Whether to opt for a Corporation or LLC for your small or independently owned business is an entity question that most owners will need to address sometime during their business career. Some business owners know and chose an entity from day one while the majority do not and by default find themselves in a sole or partner proprietorship role with unlimited liability.
As their small business grows and changes and they become aware of the extent of their legal exposure they ask themselves: “Which entity is best for me?” This article is written from the perspective of a small or independently owned business owner.
In it I will provide a general overview of the similarities and the difference between these entities thereby giving you some information that will help you answer the question that was posed. To simplify the process the similarities and differences will be discussed under the heading found below.
Owning an LLC
The Limited Liability Company (LLC) issues membership units and its owners are called members.
The corporation, both C Corp and S Corp, issues shares of stock and the owners are called shareholders. In most cases both types provide a similar ownership structure; however, the difference is that the LLC allows for greater flexibility in that the owners can define different rights and obligations to members separate and apart from the membership unit.
For a corporation every share must represent an equal and identical unit of ownership. Corporations can issue shares that can be publically traded when and if the business becomes big enough and desires to go public. There is no option for public markets for an LLC. It is more suitable for privately held businesses.
Limited Liability Protection
Limited liability protection is extended to the LLC and the corporation as a result of their incorporation. What this means is that the members of an LLC and the stockholders of a corporation are treated legally as a separate and independent entity.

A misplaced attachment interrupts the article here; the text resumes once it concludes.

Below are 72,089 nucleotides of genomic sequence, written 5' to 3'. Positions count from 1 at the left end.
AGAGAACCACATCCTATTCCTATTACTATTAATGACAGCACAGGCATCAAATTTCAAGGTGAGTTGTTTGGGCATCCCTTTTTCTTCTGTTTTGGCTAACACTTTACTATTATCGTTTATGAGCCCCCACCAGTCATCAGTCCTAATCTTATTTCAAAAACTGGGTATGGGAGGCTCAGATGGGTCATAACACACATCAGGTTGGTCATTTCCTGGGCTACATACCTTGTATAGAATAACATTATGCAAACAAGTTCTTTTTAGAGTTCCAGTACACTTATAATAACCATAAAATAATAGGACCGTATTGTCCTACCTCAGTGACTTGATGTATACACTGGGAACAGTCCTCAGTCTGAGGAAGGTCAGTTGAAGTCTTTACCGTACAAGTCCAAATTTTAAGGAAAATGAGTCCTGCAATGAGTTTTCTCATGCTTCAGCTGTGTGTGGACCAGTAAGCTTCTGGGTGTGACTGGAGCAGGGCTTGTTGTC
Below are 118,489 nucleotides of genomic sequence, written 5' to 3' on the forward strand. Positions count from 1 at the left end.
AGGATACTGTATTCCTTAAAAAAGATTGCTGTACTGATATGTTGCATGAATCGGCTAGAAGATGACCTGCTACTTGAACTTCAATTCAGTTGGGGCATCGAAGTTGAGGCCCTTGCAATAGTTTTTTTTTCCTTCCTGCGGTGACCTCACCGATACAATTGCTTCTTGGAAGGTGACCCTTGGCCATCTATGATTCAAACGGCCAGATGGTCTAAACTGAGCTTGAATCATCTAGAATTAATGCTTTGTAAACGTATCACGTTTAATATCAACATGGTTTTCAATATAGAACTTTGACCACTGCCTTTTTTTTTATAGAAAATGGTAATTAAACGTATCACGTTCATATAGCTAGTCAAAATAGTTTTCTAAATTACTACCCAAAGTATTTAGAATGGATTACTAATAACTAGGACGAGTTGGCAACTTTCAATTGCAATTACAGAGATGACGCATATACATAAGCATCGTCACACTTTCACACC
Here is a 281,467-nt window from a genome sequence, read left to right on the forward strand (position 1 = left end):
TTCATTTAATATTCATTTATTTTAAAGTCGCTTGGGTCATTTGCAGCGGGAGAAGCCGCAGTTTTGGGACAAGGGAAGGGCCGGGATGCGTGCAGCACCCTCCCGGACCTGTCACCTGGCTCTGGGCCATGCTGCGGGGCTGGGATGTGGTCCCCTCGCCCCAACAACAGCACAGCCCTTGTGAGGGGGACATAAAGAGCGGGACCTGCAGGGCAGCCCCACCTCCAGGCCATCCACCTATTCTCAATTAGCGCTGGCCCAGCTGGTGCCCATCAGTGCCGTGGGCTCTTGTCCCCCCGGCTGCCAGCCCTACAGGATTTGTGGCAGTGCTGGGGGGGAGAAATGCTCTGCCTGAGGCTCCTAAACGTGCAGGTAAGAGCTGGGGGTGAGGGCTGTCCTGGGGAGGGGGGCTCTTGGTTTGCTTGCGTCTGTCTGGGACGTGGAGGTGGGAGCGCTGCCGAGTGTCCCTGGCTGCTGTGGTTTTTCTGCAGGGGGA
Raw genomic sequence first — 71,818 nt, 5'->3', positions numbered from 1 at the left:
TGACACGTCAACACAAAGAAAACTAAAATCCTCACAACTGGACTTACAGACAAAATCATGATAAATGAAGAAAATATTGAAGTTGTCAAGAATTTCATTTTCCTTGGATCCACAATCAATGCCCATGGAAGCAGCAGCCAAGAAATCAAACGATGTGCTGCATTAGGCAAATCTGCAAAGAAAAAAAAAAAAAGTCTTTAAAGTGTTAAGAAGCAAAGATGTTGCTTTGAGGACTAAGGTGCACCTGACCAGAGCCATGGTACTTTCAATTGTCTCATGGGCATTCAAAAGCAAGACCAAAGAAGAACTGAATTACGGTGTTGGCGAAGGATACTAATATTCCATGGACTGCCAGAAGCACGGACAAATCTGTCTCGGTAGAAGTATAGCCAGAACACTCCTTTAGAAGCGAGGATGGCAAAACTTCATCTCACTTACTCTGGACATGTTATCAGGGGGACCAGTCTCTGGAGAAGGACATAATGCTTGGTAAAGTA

As such, any loss that occurs with the business is limited to the amount of your investment in the business and does not extend to your personal assets. Corporate principals have no personal liability for corporate debt, breaches of contract or personal injuries to third parties caused by the corporation, employees or agents.
While the corporation or LLC may be liable or responsible, a creditor is limited to pursuing only assets within the LLC or corporation to satisfy a claim; the assets are not susceptible to claims or seizure for corporate debt. The companion article (Click Here) goes into greater detail about the tax savings found in both the Corporation and the LLC.
The LLC can have a very simple single layer of management (known as member managed) or the management structure can be structured with a central governing body (manager managed). They have the choice basically to manage as they see fit and adopt a management plan and structure that will best meet their needs. The LLC is not required to meet the same level of formalities and paperwork as a corporation.